The Lightning port on the new iPhone 13 remains a persistent annoyance considering the rest of the tech world, including the new iPad mini 6, have switched to USB-C. It seems the European Union has had enough of Apple sticking to its proprietary tech.
As reported by the New York Times (opens in new tab), the EU has unveiled new legislation (opens in new tab) that would standardize phone charging ports among phone manufacturers, requiring that all new phones use USB-C from 2024 onward.
This could mean that the 2023 or 2024 iPhone would finally come with a USB-C port, in Europe at least. Granted, it would be silly for Apple to sell USB-C iPhones in Europe and Lightning iPhones everywhere else. So, if this legislation passes, it could effectively kill a proprietary port that was first introduced in 2012.
- iPhone 13 review
- iPhone 13 Pro Max review
- Plus: Future iPad Pros could have a neat design quirk — here's how
"Chargers power all our most essential electronic devices. With more and more devices, more and more chargers are sold that are not interchangeable or not necessary," said Thierry Breton, the European commissioner for trade in a press release. "We are putting an end to that. With our proposal, European consumers will be able to use a single charger for all their portable electronics — an important step to increase convenience and reduce waste."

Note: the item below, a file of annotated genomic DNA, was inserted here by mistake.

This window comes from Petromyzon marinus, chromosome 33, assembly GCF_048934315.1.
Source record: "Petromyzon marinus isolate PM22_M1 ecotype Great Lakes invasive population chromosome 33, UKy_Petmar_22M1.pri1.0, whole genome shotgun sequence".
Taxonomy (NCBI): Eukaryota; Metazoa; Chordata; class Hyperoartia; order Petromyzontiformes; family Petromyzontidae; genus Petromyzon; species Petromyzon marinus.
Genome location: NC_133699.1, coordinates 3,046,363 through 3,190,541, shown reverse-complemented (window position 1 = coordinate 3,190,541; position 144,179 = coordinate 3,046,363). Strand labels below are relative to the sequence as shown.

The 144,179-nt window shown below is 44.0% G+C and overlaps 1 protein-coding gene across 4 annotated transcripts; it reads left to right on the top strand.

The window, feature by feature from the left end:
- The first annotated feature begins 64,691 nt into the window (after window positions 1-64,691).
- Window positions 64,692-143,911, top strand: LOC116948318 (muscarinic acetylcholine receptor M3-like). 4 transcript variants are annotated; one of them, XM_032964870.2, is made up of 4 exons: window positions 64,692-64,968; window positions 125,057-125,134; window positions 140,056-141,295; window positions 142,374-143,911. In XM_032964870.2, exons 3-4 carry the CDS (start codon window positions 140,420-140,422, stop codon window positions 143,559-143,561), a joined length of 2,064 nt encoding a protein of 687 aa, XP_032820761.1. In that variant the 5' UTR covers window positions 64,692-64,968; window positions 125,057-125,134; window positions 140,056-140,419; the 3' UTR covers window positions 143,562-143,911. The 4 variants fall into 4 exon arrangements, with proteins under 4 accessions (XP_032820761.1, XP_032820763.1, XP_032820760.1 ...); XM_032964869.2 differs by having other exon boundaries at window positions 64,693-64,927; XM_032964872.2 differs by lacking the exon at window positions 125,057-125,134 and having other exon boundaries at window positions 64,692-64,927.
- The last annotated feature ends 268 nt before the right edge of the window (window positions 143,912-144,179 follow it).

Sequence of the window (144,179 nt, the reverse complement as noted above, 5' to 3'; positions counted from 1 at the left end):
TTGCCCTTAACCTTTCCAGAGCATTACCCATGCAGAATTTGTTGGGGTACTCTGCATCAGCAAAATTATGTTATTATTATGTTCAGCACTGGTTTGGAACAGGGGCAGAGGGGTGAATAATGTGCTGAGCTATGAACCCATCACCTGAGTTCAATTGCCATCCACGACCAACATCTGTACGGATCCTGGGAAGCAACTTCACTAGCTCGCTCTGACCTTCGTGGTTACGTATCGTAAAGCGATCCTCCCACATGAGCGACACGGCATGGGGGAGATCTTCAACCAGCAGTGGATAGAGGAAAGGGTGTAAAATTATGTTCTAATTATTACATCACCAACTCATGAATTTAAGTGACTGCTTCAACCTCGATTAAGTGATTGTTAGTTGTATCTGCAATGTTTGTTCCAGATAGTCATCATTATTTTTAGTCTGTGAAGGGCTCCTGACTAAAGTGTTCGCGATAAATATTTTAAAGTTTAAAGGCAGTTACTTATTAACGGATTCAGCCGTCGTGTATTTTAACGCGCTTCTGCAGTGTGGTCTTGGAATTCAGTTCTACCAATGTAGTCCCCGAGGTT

According to the Times, Apple is not a fan of the proposed legislation. Apple argues that switching to USB-C would effectively create more waste. "We remain concerned that strict regulation mandating just one type of connector stifles innovation rather than encouraging it, which in turn will harm consumers in Europe and around the world," an Apple spokesperson told TechRadar (opens in new tab).
But that argument seemingly ignores the fact that USB-C has been standard for years across multiple devices, including many of Apple's own products. And considering Apple doesn't include a charger with its phones anymore and that the iPhone 13 line supports 20W charging speeds, lay consumers might go out to buy Apple's own 20W fast charging brick instead of using one they might already own.
Many consumers look at charge ports as either iPhone or Samsung, not Lightning or USB-C. This EU legislation would essentially unify charging, potentially lessening iPhone vs. Android port confusion.
Apple also contends that regulating one particular technology would stifle innovation. If the EU had mandated such a law back in 2009, the argument goes, that might have prevented both Lightning and USB-C from taking off. Breton dismissed that as a stock response from tech companies any time this type of legislation is proposed.
The proposal must be voted on by the European Parliament and then adopted by device makers, so it could be some time before we see USB-C as the standard. We expect more pushback by Apple in the meantime.